A piece of me died the first time I held a human brain.

That piece of me was the piece that had given up, the piece that thought I was subject to the whims of my crippling sadness. I looked down at the 14 ounces of some guy my professor had plopped in my hands and realized that every battle I thought I'd lost to myself was just a series of inputs and outputs inside my head.

It was the most beautiful disillusionment I had ever experienced.

Later that year, we studied a concept called cognitive dissonance. Put simply, whenever the brain encounters something that does not make sense, it adjusts accordingly, making sure everything is running smoothly.

The incredible thing is that this concept applies to everything we do in our daily lives. When you hear a noise you fail to recognize, your brain flips through billions of stored memories to try and place what you might have heard.

Even when everything seems normal, it seems normal because your brain is constantly comparing what you are experiencing to everything you have ever experienced up to that point.

As overwhelming as that may seem, you don't even have to deal with it – your brain does all of this for you without even raising your awareness to it.

Now you are probably wondering what any of this has to do with depression. Just for context, my freshman year was arguably pretty terrible from an emotional standpoint.

I lost all of my high school friends when we chose different colleges, I lost a close family member to the grave and I lost my girlfriend to her own bad decisions with another guy.

I would wake up in time for class and make a conscious decision not to go. My meals consisted of the scraps I ingested at the Morrill hall vending machines. I would neglect new friendships and relationships. I drank way too much and made terrible decisions.

I was one tall building away from walking off of a tall building, so to speak. I kept telling myself that I would start working harder when I felt better, but that never happened.

That's because there was no cognitive dissonance to make my brain feel any differently.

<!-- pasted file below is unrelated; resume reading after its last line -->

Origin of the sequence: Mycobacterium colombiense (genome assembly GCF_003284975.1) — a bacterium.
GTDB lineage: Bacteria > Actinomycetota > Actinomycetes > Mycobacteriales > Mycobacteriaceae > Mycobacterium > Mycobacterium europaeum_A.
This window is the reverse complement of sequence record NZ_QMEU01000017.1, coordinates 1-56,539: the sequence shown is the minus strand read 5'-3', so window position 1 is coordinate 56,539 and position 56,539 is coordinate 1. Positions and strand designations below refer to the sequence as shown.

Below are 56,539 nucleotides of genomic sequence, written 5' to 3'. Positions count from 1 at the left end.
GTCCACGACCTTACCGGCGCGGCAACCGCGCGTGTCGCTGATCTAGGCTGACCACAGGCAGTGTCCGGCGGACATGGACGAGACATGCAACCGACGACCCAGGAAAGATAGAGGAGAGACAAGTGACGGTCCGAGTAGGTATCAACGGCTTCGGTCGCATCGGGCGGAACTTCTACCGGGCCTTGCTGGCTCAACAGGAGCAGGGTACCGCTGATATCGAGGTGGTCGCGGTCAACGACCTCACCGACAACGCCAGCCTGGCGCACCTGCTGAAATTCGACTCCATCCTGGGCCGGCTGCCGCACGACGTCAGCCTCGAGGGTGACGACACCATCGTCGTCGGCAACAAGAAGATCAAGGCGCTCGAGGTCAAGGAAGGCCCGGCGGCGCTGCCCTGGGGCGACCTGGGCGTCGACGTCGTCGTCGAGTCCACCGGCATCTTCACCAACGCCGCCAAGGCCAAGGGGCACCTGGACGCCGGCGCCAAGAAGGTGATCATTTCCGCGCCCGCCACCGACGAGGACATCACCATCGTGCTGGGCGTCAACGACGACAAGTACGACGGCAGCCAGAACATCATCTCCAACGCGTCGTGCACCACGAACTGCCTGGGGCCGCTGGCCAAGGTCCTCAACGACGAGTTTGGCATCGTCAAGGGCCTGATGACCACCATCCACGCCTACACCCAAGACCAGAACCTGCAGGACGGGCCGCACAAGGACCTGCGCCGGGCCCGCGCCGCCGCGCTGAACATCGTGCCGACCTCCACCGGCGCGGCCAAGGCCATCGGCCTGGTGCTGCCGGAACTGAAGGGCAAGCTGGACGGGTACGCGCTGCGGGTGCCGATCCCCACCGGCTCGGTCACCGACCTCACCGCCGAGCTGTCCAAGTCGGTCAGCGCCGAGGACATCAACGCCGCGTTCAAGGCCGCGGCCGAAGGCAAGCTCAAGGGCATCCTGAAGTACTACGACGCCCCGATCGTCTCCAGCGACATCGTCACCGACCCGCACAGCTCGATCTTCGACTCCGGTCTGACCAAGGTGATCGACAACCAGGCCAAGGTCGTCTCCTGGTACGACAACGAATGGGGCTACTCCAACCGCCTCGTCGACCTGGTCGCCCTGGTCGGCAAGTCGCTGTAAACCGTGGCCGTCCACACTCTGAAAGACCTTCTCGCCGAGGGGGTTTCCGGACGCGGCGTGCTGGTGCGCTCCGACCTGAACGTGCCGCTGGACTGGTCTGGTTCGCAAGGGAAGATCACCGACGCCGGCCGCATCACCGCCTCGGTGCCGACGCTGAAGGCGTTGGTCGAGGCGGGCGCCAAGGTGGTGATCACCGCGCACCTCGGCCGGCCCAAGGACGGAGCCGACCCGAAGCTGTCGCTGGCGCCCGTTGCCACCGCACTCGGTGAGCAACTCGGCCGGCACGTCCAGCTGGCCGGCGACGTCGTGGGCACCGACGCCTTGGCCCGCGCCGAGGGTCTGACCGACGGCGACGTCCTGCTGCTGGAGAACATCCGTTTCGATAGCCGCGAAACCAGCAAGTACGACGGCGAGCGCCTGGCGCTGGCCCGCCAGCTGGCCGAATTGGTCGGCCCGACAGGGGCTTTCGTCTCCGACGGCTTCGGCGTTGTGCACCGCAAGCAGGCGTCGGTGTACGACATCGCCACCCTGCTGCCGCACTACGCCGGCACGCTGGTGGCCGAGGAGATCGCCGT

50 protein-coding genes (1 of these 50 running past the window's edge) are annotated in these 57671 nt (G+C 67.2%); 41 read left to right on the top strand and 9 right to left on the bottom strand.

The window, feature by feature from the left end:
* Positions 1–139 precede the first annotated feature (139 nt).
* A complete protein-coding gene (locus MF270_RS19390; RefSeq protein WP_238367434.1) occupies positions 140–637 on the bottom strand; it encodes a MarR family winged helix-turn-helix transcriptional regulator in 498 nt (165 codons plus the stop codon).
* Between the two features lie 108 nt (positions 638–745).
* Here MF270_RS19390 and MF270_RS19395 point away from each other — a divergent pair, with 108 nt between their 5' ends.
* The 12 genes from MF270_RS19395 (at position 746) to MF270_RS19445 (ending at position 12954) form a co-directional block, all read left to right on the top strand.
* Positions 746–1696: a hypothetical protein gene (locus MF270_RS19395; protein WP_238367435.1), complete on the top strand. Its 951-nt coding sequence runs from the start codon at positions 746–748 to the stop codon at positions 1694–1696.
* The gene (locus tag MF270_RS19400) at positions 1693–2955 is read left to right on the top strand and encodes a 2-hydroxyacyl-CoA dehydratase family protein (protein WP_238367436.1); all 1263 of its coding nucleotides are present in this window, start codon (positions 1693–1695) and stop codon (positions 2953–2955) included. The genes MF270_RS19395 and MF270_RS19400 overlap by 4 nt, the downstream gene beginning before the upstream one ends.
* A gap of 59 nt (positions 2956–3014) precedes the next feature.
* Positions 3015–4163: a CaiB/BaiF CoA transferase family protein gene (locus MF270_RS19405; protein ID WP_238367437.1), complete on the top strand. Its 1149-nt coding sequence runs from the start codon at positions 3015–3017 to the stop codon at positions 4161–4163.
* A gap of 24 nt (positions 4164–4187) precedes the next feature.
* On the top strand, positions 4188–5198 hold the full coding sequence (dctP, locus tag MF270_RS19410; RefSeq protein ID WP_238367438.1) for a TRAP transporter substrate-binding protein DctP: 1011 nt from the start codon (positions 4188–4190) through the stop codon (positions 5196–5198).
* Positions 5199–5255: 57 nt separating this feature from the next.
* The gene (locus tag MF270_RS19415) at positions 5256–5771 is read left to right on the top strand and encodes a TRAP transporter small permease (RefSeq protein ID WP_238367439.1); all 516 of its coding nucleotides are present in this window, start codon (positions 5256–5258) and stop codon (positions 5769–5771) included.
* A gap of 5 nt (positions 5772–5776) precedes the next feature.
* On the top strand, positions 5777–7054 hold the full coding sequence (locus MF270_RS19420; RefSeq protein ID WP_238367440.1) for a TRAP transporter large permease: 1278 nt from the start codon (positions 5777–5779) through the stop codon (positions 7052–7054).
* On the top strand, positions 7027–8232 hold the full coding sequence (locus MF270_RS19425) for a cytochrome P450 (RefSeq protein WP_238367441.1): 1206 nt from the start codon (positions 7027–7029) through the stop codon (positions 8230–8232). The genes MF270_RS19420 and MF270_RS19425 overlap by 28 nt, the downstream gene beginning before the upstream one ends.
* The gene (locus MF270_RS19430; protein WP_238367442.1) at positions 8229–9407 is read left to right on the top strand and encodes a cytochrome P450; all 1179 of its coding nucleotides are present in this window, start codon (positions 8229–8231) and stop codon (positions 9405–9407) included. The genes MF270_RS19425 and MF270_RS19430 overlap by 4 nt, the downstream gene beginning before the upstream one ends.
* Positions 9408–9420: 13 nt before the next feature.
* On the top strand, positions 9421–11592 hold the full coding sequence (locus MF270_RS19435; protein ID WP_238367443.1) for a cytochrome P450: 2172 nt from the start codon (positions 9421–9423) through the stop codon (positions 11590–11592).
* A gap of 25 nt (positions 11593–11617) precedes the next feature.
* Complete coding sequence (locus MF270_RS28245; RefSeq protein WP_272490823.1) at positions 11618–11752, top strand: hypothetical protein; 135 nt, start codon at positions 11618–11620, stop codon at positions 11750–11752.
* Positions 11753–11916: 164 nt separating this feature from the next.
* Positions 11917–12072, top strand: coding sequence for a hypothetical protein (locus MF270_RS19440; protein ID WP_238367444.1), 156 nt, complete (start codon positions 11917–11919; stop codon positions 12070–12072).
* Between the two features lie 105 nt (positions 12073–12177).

You see, if you are sad, and you act sad, you will remain sad. However, if you are sad, and you act happy, you just might trick yourself. As we discussed earlier, the brain is a highly observational organ, even observing the things you do on a daily basis.

Acting happy literally makes you happy; it's neuroscience gone right.

One day, instead of wallowing in my pit of despair, I decided to go running. I put on the UT gym shorts my mom had bought me on move-in day, looked in the dorm room mirror, and said, "It's six in the morning, and I'm getting better."

I knew I was lying, but I still ran three miles that morning, which I had never even come close to doing.

Then, I showered, because smelling good seemed like a pretty good thing to do at the time. I even managed to find my deodorant underneath the three weeks of laundry at the foot of my bed. I went to every class, even though my legs were sore and Knoxville's campus is a mountain, because that's what happy, balanced people do, right?

Later, I did homework, I played Xbox, and I hung out with my suitemates.

After a decent night's sleep, I woke up and did it all again. That weekend I even went to a party and talked to the opposite gender, and managed to remember all of it, too.

Two years later, I've never stopped that routine.

The routine just ceased to feel like I was faking it.

Andrew Fleming is a junior in neuroscience. He can be reached at aflemin8@utk.edu.